Meet frontliners eager for inoculation to better serve Msians


By Dhesegaan Bala Krishnan - February 23, 2021 @ 9:25am

KUALA LUMPUR: Malaysia's frontliners have expressed readiness to be vaccinated against Covid-19.

They stressed that contrary to what some people feared, the likelihood of side effects from the Covid-19 vaccine is miniscule at best.

The National Immunisation Programme, which begins tomorrow, will see the nation's frontliners become the first group to be inoculated against the virus.

Dr Nakhieeran Nallasamy said the vaccine is the best shot Malaysia has to restore normalcy, which the pandemic has upended for over a year now.

"For me, there are three reasons why everyone should take the vaccine.

"First, people should take the vaccine to protect themselves and their loved ones.

"Second, vaccines can help us to return to normalcy, especially since Movement Control Order restrictions are detrimental to the economy in the long term.

"Third, we need to get everyone vaccinated in order to introduce herd immunity in our population to stem the tide of infections.

"In this regard, it is important that every individual receives both vaccine doses to ensure that the immunity acquired is long-lasting."

Dr Nakhieeran also stressed that the possibility of the vaccines generating severe side effects is very rare.

"Studies found that only five in one million who receive the Pfizer-BioNTech vaccines will develop anaphylaxis.

"Meanwhile, for the AstraZeneca vaccine, only one individual among 10,000 recipients will develop anaphylaxis, but the rate is expected to decrease as more people get inoculated.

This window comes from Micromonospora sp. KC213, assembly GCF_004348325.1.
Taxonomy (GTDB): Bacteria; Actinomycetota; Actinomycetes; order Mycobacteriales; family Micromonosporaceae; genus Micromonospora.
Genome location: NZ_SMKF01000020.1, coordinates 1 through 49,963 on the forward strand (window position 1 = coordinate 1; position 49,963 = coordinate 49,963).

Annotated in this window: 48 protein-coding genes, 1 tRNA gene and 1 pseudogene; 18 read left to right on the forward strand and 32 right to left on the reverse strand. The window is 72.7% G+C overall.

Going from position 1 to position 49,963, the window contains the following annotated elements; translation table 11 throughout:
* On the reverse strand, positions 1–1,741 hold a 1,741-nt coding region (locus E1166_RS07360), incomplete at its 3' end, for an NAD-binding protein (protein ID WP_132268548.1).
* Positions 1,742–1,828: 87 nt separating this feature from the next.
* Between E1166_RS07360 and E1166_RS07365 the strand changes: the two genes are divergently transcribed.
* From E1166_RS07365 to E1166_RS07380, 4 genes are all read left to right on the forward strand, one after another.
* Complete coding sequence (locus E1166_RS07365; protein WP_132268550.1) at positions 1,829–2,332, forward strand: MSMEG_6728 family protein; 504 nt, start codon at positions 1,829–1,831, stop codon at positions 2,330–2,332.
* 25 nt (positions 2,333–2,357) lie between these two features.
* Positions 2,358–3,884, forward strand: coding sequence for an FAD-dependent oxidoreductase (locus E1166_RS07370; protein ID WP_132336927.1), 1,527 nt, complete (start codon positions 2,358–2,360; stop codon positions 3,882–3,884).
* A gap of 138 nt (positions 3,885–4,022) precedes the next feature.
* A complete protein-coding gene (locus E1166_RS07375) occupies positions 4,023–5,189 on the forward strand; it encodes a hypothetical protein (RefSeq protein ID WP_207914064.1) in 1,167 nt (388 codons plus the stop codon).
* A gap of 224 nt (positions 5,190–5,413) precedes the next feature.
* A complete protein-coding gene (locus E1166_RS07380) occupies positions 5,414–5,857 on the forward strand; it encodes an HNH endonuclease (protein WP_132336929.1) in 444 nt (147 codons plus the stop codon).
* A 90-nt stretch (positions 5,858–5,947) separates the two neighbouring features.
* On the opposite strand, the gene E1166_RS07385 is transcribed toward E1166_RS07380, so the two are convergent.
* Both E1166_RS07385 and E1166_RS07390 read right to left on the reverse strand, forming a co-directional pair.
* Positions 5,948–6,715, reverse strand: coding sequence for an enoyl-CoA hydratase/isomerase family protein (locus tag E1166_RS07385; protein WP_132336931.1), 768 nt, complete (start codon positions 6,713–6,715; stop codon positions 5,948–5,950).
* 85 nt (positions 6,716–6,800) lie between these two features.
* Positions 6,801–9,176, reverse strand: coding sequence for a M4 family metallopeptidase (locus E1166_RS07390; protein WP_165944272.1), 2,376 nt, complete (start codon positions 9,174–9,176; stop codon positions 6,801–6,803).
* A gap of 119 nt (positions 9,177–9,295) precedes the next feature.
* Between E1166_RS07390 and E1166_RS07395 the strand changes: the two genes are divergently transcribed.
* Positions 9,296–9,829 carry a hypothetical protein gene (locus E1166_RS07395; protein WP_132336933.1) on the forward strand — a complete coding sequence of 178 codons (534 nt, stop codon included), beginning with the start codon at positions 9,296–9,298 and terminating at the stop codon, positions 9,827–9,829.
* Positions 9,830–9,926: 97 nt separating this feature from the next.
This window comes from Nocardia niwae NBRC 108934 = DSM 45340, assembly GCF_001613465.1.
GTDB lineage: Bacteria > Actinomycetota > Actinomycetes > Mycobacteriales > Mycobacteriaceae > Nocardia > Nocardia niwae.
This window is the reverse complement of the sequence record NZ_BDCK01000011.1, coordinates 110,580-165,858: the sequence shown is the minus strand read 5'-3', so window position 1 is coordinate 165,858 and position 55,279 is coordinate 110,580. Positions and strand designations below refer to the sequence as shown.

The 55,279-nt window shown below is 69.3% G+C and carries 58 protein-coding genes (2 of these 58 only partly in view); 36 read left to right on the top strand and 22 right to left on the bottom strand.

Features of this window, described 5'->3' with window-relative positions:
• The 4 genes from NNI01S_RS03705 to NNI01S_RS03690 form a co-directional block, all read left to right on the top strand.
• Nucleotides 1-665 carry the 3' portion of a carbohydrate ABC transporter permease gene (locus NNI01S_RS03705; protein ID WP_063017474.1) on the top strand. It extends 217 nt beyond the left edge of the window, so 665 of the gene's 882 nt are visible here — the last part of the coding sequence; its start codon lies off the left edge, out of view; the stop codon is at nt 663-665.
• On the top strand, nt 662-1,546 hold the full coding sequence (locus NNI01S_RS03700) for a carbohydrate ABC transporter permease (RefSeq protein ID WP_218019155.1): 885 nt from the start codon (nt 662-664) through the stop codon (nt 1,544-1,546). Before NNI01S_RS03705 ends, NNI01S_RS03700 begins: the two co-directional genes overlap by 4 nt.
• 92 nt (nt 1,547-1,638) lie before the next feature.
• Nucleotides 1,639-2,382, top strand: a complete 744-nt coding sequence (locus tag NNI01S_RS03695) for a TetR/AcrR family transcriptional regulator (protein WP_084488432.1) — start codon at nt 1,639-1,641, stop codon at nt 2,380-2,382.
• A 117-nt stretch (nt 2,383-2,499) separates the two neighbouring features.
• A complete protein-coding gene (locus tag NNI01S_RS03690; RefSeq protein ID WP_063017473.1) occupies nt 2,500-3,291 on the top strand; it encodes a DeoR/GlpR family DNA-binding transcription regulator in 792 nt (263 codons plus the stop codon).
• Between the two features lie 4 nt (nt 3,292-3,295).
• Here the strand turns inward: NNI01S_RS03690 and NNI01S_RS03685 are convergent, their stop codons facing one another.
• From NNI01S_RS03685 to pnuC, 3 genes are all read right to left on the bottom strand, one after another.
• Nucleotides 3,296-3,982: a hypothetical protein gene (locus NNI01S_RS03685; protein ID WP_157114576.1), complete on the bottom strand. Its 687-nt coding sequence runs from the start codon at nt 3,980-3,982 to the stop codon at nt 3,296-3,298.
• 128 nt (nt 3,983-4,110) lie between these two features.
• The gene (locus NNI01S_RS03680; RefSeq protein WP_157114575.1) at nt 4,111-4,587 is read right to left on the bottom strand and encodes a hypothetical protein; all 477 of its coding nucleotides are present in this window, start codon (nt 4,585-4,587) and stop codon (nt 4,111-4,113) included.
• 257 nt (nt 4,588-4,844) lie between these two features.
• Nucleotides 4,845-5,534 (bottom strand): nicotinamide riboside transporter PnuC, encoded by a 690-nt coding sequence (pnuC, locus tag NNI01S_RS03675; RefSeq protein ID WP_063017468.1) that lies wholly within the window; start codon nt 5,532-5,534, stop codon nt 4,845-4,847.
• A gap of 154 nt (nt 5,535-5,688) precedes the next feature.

"In fact, all reports on deaths related to vaccination were proven fake, except for a case in Norway which involved elderly people with serious comorbidities."

His views were echoed by medical laboratory technologist Nor Asriah Pandir, who was eager to get herself inoculated.

"It is important that we take preventive measures before assisting anyone else. Although the vaccine will build our defence system against Covid-19, vaccine recipients must not get complacent and stop adhering to the standard operating procedures.

"Vaccines are only preventive measures. They are not a decisive cure," she said.

Dr Bareth Ravindran said frontliners had a moral obligation to lead by example by getting themselves vaccinated.

"As a healthcare worker, I have seen how the pandemic crippled our healthcare system. Many healthcare workers contracted the virus while handling infected patients. Getting the vaccine means protecting myself and people around me from infection.

"Everyone must get themselves inoculated as the virus is already rampant in the community. This will reduce Covid-19 infections and free up our resources to tackle other non-Covid-19 health conditions."

Police sergeant Major Kam Phon Klop said he will take the vaccine because it will enable him to assist the public without having to fear being infected.

"All frontliners are exposed to the risk of contracting the virus. So we must get inoculated to protect ourselves.

"Hopefully, the Health Ministry will administer the appropriate vaccines based on our health background, since there are frontliners with other health issues such as diabetes and hypertension."